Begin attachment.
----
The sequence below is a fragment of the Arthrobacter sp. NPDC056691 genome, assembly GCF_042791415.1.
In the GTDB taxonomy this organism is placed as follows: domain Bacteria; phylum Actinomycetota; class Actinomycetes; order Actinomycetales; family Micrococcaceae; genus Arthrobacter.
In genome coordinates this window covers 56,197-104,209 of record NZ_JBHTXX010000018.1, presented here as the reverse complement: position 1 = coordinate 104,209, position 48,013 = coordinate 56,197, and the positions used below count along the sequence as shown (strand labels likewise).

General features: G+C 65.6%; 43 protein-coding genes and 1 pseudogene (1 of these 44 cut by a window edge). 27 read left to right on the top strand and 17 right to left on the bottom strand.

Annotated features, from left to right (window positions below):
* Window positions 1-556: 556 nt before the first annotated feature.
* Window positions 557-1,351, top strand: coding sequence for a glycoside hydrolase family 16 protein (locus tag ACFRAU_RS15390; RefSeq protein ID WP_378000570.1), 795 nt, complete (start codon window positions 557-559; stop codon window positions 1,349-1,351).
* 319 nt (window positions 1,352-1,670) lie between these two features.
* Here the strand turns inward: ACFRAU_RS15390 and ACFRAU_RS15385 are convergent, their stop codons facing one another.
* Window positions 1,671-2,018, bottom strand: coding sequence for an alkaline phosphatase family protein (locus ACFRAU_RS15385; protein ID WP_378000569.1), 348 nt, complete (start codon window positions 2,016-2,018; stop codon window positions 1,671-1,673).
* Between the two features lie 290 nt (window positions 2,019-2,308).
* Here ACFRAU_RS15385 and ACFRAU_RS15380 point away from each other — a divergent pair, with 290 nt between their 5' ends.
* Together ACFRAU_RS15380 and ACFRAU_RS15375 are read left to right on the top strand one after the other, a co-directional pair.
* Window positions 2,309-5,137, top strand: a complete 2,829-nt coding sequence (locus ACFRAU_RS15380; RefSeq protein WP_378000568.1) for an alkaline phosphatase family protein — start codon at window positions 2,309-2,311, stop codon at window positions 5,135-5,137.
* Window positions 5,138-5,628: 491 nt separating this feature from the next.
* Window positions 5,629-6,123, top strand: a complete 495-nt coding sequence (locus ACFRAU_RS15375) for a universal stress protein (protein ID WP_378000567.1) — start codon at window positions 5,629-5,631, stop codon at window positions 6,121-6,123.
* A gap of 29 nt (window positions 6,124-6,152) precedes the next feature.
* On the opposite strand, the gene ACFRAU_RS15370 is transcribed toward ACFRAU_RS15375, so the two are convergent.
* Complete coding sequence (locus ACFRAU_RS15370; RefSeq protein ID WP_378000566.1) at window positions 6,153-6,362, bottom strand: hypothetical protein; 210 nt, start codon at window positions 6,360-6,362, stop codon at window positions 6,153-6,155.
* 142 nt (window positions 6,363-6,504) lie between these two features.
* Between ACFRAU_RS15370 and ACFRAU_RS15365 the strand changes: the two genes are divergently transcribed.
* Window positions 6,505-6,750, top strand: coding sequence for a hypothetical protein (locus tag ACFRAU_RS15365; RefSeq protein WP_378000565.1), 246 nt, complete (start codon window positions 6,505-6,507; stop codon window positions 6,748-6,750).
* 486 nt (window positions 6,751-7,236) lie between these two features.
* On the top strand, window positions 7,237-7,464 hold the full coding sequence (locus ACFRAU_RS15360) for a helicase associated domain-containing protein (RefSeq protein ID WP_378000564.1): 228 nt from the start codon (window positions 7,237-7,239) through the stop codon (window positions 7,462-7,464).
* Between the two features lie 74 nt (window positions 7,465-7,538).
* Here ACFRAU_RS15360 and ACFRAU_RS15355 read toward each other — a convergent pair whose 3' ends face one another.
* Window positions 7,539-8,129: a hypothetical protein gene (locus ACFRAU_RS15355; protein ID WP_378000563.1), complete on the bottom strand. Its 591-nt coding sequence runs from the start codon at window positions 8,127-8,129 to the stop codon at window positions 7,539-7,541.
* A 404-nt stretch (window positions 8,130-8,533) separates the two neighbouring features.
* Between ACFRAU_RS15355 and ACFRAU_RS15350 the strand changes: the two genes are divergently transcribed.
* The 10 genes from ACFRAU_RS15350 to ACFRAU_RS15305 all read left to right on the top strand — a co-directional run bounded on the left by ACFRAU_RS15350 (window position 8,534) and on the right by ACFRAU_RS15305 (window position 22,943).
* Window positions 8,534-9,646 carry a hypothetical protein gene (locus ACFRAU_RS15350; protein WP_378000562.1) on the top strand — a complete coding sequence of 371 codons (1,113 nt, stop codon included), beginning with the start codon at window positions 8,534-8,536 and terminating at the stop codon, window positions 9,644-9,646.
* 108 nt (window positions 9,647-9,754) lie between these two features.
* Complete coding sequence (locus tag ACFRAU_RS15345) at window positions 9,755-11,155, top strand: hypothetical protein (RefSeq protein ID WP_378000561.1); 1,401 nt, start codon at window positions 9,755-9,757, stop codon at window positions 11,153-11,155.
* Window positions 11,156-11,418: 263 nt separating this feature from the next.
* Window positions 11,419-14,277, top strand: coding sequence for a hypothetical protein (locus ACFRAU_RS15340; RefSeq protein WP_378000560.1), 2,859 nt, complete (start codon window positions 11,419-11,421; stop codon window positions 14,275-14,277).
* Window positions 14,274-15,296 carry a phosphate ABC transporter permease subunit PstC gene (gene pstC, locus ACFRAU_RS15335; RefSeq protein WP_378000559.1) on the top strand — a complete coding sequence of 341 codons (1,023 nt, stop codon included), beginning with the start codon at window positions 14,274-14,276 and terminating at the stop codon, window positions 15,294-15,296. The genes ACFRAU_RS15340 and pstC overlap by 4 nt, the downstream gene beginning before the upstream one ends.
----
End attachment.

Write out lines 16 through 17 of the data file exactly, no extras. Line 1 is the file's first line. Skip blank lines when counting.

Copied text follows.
* Window positions 5,629-6,123, top strand: a complete 495-nt coding sequence (locus ACFRAU_RS15375) for a universal stress protein (protein ID WP_378000567.1) — start codon at window positions 5,629-5,631, stop codon at window positions 6,121-6,123.
* A gap of 29 nt (window positions 6,124-6,152) precedes the next feature.